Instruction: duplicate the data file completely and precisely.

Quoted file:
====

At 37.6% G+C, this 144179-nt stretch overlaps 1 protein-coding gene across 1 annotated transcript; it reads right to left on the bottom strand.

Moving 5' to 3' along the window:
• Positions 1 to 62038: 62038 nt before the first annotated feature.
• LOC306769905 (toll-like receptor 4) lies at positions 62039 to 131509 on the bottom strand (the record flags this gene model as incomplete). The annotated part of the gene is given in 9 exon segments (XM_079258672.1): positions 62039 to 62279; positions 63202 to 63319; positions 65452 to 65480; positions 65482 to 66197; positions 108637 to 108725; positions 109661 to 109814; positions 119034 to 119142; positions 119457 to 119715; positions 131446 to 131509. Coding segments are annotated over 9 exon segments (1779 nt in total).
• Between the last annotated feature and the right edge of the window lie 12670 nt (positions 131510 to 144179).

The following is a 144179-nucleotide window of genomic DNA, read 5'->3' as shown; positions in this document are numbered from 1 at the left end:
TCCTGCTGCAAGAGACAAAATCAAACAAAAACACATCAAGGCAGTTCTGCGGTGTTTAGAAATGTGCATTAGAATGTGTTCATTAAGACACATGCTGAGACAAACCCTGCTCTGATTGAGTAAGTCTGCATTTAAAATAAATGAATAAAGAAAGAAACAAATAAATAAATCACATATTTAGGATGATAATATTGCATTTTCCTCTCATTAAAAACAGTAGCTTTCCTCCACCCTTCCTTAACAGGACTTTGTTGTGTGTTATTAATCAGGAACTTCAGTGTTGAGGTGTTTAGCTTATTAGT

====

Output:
At 37.6% G+C, this 144179-nt stretch overlaps 1 protein-coding gene across 1 annotated transcript; it reads right to left on the bottom strand.

Moving 5' to 3' along the window:
• Positions 1 to 62038: 62038 nt before the first annotated feature.
• LOC306769905 (toll-like receptor 4) lies at positions 62039 to 131509 on the bottom strand (the record flags this gene model as incomplete). The annotated part of the gene is given in 9 exon segments (XM_079258672.1): positions 62039 to 62279; positions 63202 to 63319; positions 65452 to 65480; positions 65482 to 66197; positions 108637 to 108725; positions 109661 to 109814; positions 119034 to 119142; positions 119457 to 119715; positions 131446 to 131509. Coding segments are annotated over 9 exon segments (1779 nt in total).
• Between the last annotated feature and the right edge of the window lie 12670 nt (positions 131510 to 144179).

The following is a 144179-nucleotide window of genomic DNA, read 5'->3' as shown; positions in this document are numbered from 1 at the left end:
TCCTGCTGCAAGAGACAAAATCAAACAAAAACACATCAAGGCAGTTCTGCGGTGTTTAGAAATGTGCATTAGAATGTGTTCATTAAGACACATGCTGAGACAAACCCTGCTCTGATTGAGTAAGTCTGCATTTAAAATAAATGAATAAAGAAAGAAACAAATAAATAAATCACATATTTAGGATGATAATATTGCATTTTCCTCTCATTAAAAACAGTAGCTTTCCTCCACCCTTCCTTAACAGGACTTTGTTGTGTGTTATTAATCAGGAACTTCAGTGTTGAGGTGTTTAGCTTATTAGT